|D012127||Respiratory Distress Syndrome, Newborn NIH||0.08|
|D055371||Acute Lung Injury NIH||0.08|
There is one clinical trial.
Background: People who are recovering from COVID-19 may continue to have problems that affect their daily life. For instance, they might feel overly tired. Researchers want to learn if exercise can help people recover after COVID-19 infection. Objective: To study if participation in a rehabilitation exercise program can help people recovering from COVID-19. Eligibility: Adults ages 18-80 with a lab-confirmed SARS-CoV2 infection (the virus that causes COVID-19), and are still having some symptoms. Design: Participants will have a medical history and physical exam. They will give blood and urine samples. They will have tests to measure heart and lung function. Their blood vessels will be assessed. Participants will have a computed tomography scan of the body. They will have an ultrasound of the muscles in their arms, legs, and chest. Participants will take a 6-minute walk test. They will take other balance and movement tests. Participants will walk on a treadmill while hooked up to a monitor. Then they will be interviewed. It will be audio-recorded. Participants will complete surveys about their symptoms and daily activities. Participants will take a smell test. For this, they will identify different smells. They will also have memory, attention, and mental functioning tests. Participants will wear an activity monitor on their wrist 24 hours a day. They will exercise 3 times a week for 10 weeks by moving vigorously on a track or treadmill for 30 minutes. They will attend education classes once a week for 10 weeks. Participants will be contacted by phone or email every 3 months for 1 year after they complete the exercise part of the study. They will wear an activity monitor for up to 2 weeks.
Description: The 6MWT distance has been used to reflect longitudinal changes in physical function among patients with acute lung disease and SARS. A minimal important difference (MID) has yet to be established among survivors of COVID-19. We will consider 30 meters as the MID for this study based on reported ranges of 20 to 30 meters in patients with lung disease.Measure: 6 minute walk test distance Time: Baseline, 10 weeks, 20 weeks (for cross-over group)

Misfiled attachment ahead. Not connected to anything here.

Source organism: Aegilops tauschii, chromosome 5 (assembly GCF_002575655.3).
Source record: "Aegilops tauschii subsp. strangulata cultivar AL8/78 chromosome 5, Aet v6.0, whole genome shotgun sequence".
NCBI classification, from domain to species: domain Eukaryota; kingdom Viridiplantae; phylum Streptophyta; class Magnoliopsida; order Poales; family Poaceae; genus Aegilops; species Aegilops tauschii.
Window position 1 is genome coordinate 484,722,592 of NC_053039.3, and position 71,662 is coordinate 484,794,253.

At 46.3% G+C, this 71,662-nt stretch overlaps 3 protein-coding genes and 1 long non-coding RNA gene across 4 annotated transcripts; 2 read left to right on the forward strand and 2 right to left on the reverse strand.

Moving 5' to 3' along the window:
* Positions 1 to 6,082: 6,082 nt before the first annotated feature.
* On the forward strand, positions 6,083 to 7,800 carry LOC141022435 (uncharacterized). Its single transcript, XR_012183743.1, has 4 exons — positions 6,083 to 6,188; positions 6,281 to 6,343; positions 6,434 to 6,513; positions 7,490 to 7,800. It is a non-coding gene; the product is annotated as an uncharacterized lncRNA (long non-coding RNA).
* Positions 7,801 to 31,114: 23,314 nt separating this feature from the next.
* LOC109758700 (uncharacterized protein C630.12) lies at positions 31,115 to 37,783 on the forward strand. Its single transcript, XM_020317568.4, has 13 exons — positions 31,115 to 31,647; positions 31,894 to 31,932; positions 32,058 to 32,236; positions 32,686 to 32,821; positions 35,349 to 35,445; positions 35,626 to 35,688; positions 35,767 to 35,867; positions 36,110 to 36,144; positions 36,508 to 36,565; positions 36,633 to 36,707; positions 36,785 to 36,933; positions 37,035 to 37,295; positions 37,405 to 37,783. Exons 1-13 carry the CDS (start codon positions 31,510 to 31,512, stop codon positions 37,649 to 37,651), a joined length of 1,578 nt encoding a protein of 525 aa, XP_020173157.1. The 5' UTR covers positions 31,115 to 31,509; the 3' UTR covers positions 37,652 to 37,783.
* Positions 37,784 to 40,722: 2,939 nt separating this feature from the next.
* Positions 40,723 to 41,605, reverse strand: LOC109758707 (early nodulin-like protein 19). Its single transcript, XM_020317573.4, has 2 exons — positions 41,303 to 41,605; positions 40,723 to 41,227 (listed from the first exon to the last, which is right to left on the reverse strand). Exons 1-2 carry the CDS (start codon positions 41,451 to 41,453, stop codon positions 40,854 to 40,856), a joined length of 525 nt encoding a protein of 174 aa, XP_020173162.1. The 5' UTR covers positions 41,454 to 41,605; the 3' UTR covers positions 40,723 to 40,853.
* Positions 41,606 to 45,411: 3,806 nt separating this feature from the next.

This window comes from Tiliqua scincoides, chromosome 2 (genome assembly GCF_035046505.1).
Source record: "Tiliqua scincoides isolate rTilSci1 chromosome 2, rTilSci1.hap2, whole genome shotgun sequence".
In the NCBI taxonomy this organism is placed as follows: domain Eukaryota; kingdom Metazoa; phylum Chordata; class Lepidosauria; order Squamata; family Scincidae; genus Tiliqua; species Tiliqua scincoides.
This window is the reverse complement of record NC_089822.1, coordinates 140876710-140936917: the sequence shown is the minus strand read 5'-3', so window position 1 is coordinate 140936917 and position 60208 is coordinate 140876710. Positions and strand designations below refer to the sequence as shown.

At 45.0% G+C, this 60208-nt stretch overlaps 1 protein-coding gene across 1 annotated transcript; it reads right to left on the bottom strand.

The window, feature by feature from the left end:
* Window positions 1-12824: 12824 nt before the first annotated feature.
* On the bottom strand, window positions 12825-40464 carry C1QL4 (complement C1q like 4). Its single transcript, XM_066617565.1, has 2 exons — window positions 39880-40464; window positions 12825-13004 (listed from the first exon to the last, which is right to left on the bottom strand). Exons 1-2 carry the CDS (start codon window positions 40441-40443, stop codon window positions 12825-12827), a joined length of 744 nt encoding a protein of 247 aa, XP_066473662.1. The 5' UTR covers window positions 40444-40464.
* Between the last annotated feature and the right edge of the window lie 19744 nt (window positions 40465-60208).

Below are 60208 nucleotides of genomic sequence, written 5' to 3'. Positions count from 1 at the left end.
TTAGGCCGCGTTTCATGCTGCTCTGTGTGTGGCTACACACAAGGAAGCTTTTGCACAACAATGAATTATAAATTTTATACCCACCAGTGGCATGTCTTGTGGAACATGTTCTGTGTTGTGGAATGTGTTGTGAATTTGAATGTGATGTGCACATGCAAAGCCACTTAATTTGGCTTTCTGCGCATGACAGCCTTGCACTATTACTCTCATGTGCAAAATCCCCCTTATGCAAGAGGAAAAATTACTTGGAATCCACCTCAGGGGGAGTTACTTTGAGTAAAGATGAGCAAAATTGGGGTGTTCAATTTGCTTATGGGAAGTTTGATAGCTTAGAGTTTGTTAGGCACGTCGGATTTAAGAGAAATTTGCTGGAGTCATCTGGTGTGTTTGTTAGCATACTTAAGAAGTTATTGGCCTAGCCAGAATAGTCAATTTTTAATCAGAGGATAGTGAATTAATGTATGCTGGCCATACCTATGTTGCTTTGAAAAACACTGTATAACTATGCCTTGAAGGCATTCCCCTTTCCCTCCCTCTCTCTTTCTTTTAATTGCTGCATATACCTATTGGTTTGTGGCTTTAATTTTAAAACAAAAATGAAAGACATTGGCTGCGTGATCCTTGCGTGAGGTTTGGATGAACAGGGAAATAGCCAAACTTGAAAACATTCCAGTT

Description: Patient reported outcomes related to fatigue, sleep, post-traumaticstress disorder, depression, anxiety, general and COVID-19 specific QOL outcomes will be captured.Measure: Patient reported outcomes and quality of life Time: Baseline, 10 weeks, 20 weeks (for cross-over group), every 3 months for 1 year after exercise
Description: Quantification of free-living physical activity and sleep quality and patterns using wearable accelerometer device.Measure: Free-living physical activity and sleep quality Time: Baseline, 10 weeks, 20 weeks (for cross-over group), every 3 months for 1 year after exercise
Data processed on January 01, 2021.
An HTML report was created for each of the unique drugs, MeSH, and HPO terms associated with COVID-19 clinical trials. Each report contains a list of either the drug, the MeSH terms, or the HPO terms. All of the terms in a category are displayed on the left-hand side of the report to enable easy navigation, and the reports contain a list of correlated drugs, MeSH, and HPO terms. Further, all reports contain the details of the clinical trials in which the term is referenced. Every clinical trial report shows the mapped HPO and MeSH terms, which are also hyperlinked. Related HPO terms, with their associated genes, protein mutations, and SNPs are also referenced in the report.Drug Reports MeSH Reports HPO Reports